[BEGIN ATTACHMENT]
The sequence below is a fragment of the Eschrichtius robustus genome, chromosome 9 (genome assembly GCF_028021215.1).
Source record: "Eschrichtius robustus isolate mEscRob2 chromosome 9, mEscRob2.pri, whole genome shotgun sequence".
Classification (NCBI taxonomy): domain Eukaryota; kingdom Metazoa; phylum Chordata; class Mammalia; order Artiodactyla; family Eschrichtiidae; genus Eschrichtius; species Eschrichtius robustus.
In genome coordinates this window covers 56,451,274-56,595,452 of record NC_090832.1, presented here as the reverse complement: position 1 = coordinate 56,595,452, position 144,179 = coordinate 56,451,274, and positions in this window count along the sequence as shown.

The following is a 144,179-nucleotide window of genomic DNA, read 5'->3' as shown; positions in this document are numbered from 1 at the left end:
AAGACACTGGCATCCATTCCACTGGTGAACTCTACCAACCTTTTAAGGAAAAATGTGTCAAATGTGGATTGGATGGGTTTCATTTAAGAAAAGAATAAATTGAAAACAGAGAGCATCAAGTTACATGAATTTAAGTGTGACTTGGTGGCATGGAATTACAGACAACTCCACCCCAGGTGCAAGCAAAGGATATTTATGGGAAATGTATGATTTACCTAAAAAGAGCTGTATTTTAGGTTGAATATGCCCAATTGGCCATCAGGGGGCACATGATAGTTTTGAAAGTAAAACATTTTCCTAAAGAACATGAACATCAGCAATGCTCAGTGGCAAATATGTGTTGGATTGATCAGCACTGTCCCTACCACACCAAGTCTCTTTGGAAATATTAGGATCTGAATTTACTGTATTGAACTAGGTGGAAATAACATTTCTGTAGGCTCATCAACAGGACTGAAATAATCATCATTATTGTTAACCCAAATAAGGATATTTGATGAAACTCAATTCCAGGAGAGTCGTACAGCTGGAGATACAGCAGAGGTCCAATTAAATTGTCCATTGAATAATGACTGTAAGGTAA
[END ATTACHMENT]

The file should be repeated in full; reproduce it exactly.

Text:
The sequence below is a fragment of the Eschrichtius robustus genome, chromosome 9 (genome assembly GCF_028021215.1).
Source record: "Eschrichtius robustus isolate mEscRob2 chromosome 9, mEscRob2.pri, whole genome shotgun sequence".
Classification (NCBI taxonomy): domain Eukaryota; kingdom Metazoa; phylum Chordata; class Mammalia; order Artiodactyla; family Eschrichtiidae; genus Eschrichtius; species Eschrichtius robustus.
In genome coordinates this window covers 56,451,274-56,595,452 of record NC_090832.1, presented here as the reverse complement: position 1 = coordinate 56,595,452, position 144,179 = coordinate 56,451,274, and positions in this window count along the sequence as shown.

The following is a 144,179-nucleotide window of genomic DNA, read 5'->3' as shown; positions in this document are numbered from 1 at the left end:
AAGACACTGGCATCCATTCCACTGGTGAACTCTACCAACCTTTTAAGGAAAAATGTGTCAAATGTGGATTGGATGGGTTTCATTTAAGAAAAGAATAAATTGAAAACAGAGAGCATCAAGTTACATGAATTTAAGTGTGACTTGGTGGCATGGAATTACAGACAACTCCACCCCAGGTGCAAGCAAAGGATATTTATGGGAAATGTATGATTTACCTAAAAAGAGCTGTATTTTAGGTTGAATATGCCCAATTGGCCATCAGGGGGCACATGATAGTTTTGAAAGTAAAACATTTTCCTAAAGAACATGAACATCAGCAATGCTCAGTGGCAAATATGTGTTGGATTGATCAGCACTGTCCCTACCACACCAAGTCTCTTTGGAAATATTAGGATCTGAATTTACTGTATTGAACTAGGTGGAAATAACATTTCTGTAGGCTCATCAACAGGACTGAAATAATCATCATTATTGTTAACCCAAATAAGGATATTTGATGAAACTCAATTCCAGGAGAGTCGTACAGCTGGAGATACAGCAGAGGTCCAATTAAATTGTCCATTGAATAATGACTGTAAGGTAA